Primarily, did the mandate provide some sort of de facto protection against invasion from the Arabs?

But considering that the British had a mandate over Palestine, why did they not intervene in the civil war that followed the UN Partition?

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    Yes - threat of war against Britain. The British did much to stifle the efforts of the Israelis to prepare for independence in the last few months of the Mandate - any premature intervention by the Arabs would have turned the British into an implacable foe instead of a minor ally. Sep 6 '16 at 2:11
  • Quite apart from the UK being the mandated power under the pre-war League of Nations/post-war UN, the UK still had a military garrison there, albeit one that was the subject of incremental withdrawal. Moreover, the Sykes-Picot accord of 1916, between the UK and France, was intended to establish spheres of British and French influence in what was expected to be the vacuum left in the Middle East by the defeat of Turkey and the certain end of the Ottoman Empire's control of the region. The invading Arab states would not want to risk this geopolitical reality with a pre-'48 invasion. Sep 6 '16 at 8:46
  • @Pieter Geerkens. Yes, the UK stood back to wait and see what would happen on 14 May 1948, the memory of the Balfour Declaration of 1917 long since faded, but the likes of Orde Wingate, a British serving officer in 1930's mandated Palestine, did help shape what would become today's IDF. The Army of Hashemite Kingdom of Trans-Jordan (Jordan) was mainly led in the field by British officers under Glubb Pasha who in 1948 led the Arab Legion across the River Jordan to occupy the West Bank. Sep 6 '16 at 9:10
  • Who are they in "why did they not intervene in the civil war"? The British had announced their intention to withdraw from the Palestine Mandate in February 1947 and referred the matter to the United Nations, leading to the UN Partition Plan; formally the Mandate ended on 14/15 May 1948 with the British handing over to local police forces and leaving. Arab countries did intervene.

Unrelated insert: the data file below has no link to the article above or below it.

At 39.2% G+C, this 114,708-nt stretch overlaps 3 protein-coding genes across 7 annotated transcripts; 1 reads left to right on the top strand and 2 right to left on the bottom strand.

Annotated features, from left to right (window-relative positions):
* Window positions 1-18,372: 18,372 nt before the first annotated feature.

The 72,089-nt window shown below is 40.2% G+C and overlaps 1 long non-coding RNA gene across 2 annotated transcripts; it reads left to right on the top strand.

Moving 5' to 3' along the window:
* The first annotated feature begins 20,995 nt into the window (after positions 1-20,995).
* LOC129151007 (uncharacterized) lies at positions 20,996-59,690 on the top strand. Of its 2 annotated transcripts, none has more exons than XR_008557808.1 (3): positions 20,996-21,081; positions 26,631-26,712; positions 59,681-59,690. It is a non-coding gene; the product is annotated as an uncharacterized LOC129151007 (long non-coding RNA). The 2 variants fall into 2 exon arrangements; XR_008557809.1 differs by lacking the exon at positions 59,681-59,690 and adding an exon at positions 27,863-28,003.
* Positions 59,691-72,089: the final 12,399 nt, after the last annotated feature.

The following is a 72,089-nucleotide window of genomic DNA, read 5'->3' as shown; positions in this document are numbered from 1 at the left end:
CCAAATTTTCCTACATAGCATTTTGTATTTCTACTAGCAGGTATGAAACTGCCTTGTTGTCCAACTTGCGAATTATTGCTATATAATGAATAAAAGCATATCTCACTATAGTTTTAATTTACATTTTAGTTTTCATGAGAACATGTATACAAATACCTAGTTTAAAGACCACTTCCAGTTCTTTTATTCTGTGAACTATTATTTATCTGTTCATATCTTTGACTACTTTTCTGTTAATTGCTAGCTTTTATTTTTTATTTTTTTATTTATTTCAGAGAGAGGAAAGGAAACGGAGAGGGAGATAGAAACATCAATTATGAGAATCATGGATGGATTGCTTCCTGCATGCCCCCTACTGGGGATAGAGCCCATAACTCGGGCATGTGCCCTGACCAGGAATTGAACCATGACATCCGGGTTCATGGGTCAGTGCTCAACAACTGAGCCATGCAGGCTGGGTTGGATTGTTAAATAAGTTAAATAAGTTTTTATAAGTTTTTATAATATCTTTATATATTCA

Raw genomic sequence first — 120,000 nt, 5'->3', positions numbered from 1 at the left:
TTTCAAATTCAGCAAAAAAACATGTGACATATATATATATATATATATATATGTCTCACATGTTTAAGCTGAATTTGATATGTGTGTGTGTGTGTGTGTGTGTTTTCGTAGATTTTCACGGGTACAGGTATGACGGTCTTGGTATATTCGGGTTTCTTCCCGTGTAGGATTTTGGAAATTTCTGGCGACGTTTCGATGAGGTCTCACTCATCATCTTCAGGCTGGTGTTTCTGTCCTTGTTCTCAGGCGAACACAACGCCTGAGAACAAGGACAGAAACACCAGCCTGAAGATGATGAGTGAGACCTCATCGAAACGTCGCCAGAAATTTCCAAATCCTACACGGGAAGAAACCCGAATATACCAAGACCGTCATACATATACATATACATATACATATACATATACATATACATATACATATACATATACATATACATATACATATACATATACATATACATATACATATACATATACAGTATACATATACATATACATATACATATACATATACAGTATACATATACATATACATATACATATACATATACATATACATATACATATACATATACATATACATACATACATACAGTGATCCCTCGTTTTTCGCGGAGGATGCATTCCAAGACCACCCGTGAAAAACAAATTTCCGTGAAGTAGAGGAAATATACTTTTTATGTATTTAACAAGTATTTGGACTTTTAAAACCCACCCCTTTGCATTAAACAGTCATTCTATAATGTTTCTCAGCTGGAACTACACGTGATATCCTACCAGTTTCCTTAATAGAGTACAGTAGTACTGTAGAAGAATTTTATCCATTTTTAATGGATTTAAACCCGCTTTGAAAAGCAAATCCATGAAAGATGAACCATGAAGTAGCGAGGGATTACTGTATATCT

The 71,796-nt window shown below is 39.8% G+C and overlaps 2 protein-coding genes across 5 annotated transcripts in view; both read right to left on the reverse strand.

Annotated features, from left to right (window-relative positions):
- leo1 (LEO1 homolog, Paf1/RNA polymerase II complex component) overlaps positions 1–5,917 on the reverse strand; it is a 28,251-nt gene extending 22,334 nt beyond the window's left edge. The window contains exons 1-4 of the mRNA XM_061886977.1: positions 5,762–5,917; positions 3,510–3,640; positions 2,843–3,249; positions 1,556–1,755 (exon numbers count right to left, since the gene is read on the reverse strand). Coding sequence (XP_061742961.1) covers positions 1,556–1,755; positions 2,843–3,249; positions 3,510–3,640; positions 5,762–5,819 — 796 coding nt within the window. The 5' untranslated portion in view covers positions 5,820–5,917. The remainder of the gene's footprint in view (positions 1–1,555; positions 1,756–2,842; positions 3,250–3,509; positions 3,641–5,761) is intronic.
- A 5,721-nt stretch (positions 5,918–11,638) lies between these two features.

– Henry
    Sep 6 '16 at 10:18
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    The British position was complex, they did give a nod to the Jordanian annexation the west bank , and certainly laid done conditions on the Jordanian forces, they were also the main arms supplier to most of the Arab regimes. Britain was the super power the Arab regimes had experienced.
    – pugsville
    Sep 6 '16 at 13:43
  1. I would rephrase your first question as "Primarily, ... invasion from the Arab countries?"
    And the answer for this one is yes. It would be declaring war against the UK, and the UK was still superpower back than.

  2. For the second question, I will reply with a Question:

    What reason did you find for the UK to interfere in this war? Because I didn't find any.

    The tension, and the violence increased dramatically after UN-proposed partition. Even though war was officially declared by the Arab countries only after the Israeli independence declaration, the situation was pretty rough before.

    The UK was in her last days as an Empire. They had made the decision to get out of Palestine, in other words, to runaway from this sick bed. Therefore, interfering in the war will act against this decision.

  • The problem was standing in between Turkey and Egypt...while at the same time "holding down the Fort on Malta." Once Israel was recognized as an independent State this shouldn't have been a problem anymore....although oddly France and Britain were more than happy to give up their entire Empires to defend Israel. The USA was not so clumsy. Sep 6 '16 at 21:20
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    @user14394 "...although oddly France and Britain were more than happy to give up their entire Empires to defend Israel." [sic]. This seems to me to be an expression of hyperbole quite possibly generated by propaganda rather than historical accounts from either side in the Palestine-Israel conflict and their respective supporters. Sep 7 '16 at 5:20
  • What part of "I'm not 5 Star General President Eisenhower " don't you seem to understand? Sep 7 '16 at 6:17

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